How to be a Great Leader

Traditionally, leadership is a top-down affair and those who follow are considered not only less skilled but unworthy. Though this way of thinking is still common, it’s incompatible with the modern workplace. Work these days is fluid; employees constantly switch jobs and roles, while businesses face challenges that are too vast and technical for any one person to overcome.

That’s why we need to adopt a new, flexible mindset that recognizes the need to shift leadership as the context changes. This can be done by empowering followers, fostering collaboration and being open to the best ideas, regardless of who proposes them.

It was just a few decades ago that leadership gurus like Jack Welch rose to prominence by peddling the idea that success is built on individualism, personal drive and self-reliance. But today, such a notion is almost inconceivable; the world of business has shifted and workplaces are more team-oriented than ever before.

In fact, a study conducted in 2012 found that, in the 1980s, just 20 percent of work happened in teams, compared to 80 percent in the 2010s. Thus, people entering the workforce in the twenty-first century are sometimes referred to as the “we generation”. This generation knows that working together is the best way to produce good work.

This new focus on teamwork has made interpersonal skills absolutely crucial for modern employees. People who lack such skills find it practically impossible to effectively contribute to a team. After all, if you can’t communicate well, listen to others or see beyond your own ideas, how can you contribute to a group effort?

But sociability isn’t the only necessary ingredient in the changing workplace. Agility is also invaluable. Modern firms are notorious for rapid-fire corporate restructuring, and one must be able roll with the punches.

According to a study done by the labor statisticians Hipple and Sok, the average employee stays with the same company for about 4.6 years. Jumping from job to job has become the new standard. Indeed, 51 percent of people stay at a given job for less than two years.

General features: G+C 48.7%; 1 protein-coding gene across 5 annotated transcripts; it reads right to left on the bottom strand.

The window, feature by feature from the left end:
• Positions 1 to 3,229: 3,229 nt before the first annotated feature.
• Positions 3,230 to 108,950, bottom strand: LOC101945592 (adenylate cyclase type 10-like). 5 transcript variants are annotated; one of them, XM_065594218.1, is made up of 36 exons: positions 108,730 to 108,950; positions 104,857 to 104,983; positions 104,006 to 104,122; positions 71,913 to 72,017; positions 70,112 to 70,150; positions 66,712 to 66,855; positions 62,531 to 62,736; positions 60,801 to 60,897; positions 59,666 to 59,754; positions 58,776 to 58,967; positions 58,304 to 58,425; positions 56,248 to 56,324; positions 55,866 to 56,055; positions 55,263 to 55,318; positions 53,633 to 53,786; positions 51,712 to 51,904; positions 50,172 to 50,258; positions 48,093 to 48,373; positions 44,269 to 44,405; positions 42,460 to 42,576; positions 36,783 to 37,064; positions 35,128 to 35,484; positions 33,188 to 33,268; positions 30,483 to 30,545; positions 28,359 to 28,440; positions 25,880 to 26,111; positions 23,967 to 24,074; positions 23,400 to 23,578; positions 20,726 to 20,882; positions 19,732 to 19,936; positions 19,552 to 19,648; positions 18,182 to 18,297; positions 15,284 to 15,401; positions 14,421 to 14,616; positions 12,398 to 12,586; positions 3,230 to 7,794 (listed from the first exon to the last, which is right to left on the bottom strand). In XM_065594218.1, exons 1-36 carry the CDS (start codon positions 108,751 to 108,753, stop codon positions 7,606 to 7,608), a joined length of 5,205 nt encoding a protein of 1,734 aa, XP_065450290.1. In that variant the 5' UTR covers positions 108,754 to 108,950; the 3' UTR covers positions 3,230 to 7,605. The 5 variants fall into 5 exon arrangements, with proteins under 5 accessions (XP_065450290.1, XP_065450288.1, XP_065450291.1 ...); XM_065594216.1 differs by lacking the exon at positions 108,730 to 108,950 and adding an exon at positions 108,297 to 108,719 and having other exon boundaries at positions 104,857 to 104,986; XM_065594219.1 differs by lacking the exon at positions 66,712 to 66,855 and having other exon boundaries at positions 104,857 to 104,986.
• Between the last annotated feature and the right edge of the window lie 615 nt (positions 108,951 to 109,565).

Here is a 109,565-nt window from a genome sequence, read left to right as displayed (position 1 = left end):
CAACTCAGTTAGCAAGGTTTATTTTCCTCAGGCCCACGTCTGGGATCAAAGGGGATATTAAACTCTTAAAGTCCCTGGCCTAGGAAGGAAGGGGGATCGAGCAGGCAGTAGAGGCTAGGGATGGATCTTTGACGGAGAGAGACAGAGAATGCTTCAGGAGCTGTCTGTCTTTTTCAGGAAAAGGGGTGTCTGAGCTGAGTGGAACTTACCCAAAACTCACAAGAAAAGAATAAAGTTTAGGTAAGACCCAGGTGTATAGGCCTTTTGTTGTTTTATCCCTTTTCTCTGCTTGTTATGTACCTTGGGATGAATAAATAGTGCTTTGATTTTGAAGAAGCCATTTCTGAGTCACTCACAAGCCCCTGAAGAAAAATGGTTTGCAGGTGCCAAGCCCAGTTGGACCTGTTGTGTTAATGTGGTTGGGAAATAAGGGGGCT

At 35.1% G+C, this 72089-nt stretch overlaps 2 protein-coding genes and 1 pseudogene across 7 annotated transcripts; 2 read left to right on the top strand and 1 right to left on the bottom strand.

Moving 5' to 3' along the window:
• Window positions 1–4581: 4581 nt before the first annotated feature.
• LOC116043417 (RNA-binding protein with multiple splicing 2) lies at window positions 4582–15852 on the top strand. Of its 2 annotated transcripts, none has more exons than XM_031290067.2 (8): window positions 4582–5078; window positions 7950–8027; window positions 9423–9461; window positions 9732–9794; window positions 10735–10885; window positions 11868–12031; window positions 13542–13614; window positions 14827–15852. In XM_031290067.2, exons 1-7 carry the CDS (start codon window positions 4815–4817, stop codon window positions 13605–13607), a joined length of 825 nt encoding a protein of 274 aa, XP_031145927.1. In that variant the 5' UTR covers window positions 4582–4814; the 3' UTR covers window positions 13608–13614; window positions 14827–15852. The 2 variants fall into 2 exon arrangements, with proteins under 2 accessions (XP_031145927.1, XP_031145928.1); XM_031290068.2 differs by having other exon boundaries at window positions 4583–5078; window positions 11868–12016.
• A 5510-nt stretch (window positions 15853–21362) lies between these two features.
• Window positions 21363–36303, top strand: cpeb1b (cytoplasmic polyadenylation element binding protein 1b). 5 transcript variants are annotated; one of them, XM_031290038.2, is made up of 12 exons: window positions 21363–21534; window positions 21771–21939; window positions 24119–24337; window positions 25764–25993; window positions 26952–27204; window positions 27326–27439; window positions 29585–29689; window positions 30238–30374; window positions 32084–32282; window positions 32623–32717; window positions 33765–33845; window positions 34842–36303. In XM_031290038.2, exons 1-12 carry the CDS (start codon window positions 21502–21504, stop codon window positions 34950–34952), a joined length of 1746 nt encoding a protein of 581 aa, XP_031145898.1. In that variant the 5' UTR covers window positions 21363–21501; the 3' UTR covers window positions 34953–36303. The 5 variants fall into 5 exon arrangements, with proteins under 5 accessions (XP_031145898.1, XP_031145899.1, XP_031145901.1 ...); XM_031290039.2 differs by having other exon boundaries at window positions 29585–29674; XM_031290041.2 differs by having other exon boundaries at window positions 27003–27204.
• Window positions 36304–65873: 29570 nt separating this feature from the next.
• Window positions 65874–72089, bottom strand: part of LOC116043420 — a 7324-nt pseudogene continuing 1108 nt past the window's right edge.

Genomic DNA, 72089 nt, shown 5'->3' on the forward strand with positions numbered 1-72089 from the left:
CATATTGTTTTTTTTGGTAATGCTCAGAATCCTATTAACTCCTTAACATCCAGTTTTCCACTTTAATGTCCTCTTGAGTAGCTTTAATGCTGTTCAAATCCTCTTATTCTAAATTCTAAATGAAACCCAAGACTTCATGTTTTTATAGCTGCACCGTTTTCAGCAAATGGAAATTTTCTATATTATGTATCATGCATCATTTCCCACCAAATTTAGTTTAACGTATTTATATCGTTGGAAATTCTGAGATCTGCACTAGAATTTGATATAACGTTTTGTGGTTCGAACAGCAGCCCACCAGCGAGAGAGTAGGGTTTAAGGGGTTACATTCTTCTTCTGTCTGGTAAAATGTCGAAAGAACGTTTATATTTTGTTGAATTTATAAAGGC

That’s why interpersonal agility, or the ability to adapt to new social contexts, is essential. If you’re always changing jobs, you’ll always be working with new colleagues, bosses and CEOs. The ability to rapidly integrate yourself into a new culture is crucial. In the modern, team-oriented workplace, social skills and adaptability are key.

Now you know that the modern workplace moves faster than ever before and that success in this new climate requires juggling the responsibilities of teamwork as well as those of personal relationships.

Okay, so how do you effectively navigate this crazy tangle?

Through a new approach called generative partnership. This term describes a relationship that’s designed for you and your teammates to attain results that go above and beyond the creativity and innovation that any of you could achieve on your own.

Here’s how it works:

Generative partnerships are founded on leadership and followership. The difference between the two is pretty self-explanatory: a leader guides the team by framing tasks and setting the context within which the team works; a follower takes his cue from the leader, executing the tasks that the leader assigns.

Unlike traditional approaches, however, a generative partnership considers both of these roles equal and dynamic. A person can be both a leader and a follower, depending on the group’s needs. By following this different model of work, you can reach new innovative heights.

For some people, the word “followership” is bound to have negative connotations. This should come as no surprise since we usually associate following with being underrated and underdeveloped. In organizational contexts, the word is barely used at all. But the concept of followership can add tremendous value to the work of any team, and it’s also bound to have a positive impact on corporations.